Talking Point: A Virtual Console Revival Could Be Just a Pricing Revolution Away

Time for some of those new pricing structures promised by Satoru Iwata

When the Virtual Console arrived on the Wii Shop it was a revelation, an official and guilt-free way to download and play classics from across the history of Nintendo systems and even former rivals from Sega and Commodore. It was an opportunity to sample games from consoles that were missed 'back in the day', or for younger gamers to have an easy route into the gaming legacy that's done so much to define the modern era. Retro collectors may prefer to use the original hardware and cartridges, but for plenty of gamers the Wii Virtual Console was an exciting way to enjoy iconic or little-known gems from past generations.

That was in the Wii era, but like the 'Touch' craze that helped lift the DS family of systems to stratospheric sales, exciting concepts typically progress from an era of buzz and popularity to a period of over-familiarity and malaise. This has partly dogged the Wii U and 3DS Virtual Console platforms, though they've had moments of newness that have brought keen gamers on board — the 3DS had a strong start with some excellent Game Boy and Game Boy Color games, while the peculiar arrival of Game Boy Advance titles on the Wii U eShop has, despite the natural thoughts occurring that they belong on 3DS, brought some terrific experiences to the attention of another generation of gamers.

Though debates about the current-gen Virtual Console libraries are worth having and will always be ongoing, we feel it's time to revisit the issue of pricing — gamers are still paying relatively premium prices for Game Boy, NES, SNES and GBA titles. To begin with a defence of this, Nintendo and the increasingly small number of active third-parties on the VC do more than simply dump a ROM onto a download store. We have the various niceties such as restore points and digital manuals, the latter being particularly attractive with colour scans on the Wii U GBA games; in addition there are localisation processes and age ratings to consider. All of these factors come with associated costs, with staff in each respective region no doubt devoting decent amounts of time to complete the necessary formalities.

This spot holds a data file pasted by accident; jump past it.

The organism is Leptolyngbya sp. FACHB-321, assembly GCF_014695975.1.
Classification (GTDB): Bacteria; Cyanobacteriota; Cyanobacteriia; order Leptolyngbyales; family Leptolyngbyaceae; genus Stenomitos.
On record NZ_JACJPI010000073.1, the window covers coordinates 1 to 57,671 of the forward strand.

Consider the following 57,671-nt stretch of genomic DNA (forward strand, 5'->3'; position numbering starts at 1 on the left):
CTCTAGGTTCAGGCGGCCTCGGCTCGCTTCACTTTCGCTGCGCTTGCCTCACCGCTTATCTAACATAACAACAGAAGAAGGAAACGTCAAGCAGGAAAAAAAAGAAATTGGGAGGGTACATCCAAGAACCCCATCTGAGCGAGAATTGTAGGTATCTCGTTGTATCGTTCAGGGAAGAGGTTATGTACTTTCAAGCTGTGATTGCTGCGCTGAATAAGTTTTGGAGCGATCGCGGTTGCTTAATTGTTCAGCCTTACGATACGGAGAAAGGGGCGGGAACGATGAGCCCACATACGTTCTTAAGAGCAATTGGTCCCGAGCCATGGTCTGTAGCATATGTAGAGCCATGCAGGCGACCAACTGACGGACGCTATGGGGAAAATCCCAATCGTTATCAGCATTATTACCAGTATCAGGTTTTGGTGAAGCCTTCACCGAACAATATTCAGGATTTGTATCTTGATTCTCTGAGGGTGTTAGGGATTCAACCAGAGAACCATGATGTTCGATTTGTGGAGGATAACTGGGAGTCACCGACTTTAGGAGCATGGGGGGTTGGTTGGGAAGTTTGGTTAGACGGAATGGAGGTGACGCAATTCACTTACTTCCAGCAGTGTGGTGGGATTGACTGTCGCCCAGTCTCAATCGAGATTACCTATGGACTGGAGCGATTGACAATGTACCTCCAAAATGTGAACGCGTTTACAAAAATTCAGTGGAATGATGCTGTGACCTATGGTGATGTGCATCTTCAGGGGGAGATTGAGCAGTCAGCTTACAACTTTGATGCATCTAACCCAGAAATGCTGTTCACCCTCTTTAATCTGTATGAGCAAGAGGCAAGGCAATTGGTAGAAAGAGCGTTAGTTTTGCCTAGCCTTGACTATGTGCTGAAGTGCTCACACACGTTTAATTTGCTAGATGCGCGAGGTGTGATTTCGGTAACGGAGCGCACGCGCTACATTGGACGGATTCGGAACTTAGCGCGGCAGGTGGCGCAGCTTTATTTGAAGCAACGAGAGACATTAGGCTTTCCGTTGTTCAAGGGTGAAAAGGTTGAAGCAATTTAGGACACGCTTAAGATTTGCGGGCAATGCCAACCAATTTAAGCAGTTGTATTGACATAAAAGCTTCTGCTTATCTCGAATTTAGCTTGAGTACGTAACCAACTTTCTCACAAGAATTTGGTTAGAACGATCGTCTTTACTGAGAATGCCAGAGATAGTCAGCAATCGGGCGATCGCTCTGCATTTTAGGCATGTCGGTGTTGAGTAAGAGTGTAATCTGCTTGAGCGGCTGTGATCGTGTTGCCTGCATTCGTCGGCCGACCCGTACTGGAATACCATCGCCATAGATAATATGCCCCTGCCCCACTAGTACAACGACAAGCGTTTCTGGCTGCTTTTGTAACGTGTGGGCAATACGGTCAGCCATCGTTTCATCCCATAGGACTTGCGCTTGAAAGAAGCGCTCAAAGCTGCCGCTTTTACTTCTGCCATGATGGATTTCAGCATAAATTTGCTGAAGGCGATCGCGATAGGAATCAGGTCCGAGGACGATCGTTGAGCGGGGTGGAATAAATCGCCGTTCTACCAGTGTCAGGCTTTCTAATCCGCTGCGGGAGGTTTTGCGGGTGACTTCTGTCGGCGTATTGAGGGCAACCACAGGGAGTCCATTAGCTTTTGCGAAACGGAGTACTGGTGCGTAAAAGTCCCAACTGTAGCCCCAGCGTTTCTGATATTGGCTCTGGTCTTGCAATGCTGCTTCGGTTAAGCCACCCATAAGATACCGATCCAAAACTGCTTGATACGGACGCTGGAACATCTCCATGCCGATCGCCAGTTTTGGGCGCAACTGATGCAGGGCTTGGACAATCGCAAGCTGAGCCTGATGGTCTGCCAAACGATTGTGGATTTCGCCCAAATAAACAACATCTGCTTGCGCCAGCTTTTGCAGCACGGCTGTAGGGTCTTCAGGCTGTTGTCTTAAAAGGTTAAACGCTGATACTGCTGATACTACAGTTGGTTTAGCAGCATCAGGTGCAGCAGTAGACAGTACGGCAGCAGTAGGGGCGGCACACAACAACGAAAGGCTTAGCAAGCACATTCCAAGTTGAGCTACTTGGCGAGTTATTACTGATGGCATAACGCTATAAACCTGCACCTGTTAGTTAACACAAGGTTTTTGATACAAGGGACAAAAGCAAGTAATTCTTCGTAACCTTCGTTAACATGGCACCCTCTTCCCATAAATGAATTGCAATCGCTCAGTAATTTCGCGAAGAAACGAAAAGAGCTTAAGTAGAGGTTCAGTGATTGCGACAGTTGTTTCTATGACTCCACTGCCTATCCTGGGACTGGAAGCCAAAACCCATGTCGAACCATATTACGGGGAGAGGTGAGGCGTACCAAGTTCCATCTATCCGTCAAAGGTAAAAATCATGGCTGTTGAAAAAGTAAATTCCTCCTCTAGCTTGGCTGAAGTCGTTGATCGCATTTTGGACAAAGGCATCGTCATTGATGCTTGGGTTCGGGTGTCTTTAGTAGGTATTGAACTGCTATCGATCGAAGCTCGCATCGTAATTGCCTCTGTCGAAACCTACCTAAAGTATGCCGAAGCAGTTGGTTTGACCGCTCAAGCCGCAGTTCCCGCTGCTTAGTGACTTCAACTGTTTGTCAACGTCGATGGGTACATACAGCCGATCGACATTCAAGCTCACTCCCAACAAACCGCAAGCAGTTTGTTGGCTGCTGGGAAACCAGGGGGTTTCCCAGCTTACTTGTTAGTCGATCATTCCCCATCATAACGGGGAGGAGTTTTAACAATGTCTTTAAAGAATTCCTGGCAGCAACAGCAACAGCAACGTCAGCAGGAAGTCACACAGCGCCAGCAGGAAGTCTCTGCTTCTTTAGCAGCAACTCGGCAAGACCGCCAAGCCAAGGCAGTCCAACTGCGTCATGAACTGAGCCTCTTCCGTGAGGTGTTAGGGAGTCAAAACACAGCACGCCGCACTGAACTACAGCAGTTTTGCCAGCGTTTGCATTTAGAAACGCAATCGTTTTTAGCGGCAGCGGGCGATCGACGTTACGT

A problem with this current Virtual Console era, with the honourable exceptions of those GBA games and rare examples such as EarthBound, is that many gamers have already bought or owned a version of the releases, or perhaps think more closely before putting down $4.99 / £3.49 / €4.99 for a NES title on Wii U — the price is a little higher in the UK on 3DS — when there are retail games, download-only titles and other systems all battling over disposable income. The market is tougher now, as a general rule, than when Nintendo swept all before it in the last generation, and the conventional pricing model applied to the Virtual Console seems increasingly out of touch.

A suggestion could be that, aside from top-tier titles that will sell multiple times regardless of their level of exposure — games such as Super Mario Bros. 3 — we need to see a fresh approach to the pricing models for the variety of other excellent games that, arguably, aren't guaranteed sells. While $5 and upwards will rarely feel like impulse buy territory for games that are well over a decade old — though discounts of $1 to $1.50 can be had for those that have transferred relevant Wii data — the moment those prices are slashed in promotions we see a notable upturn.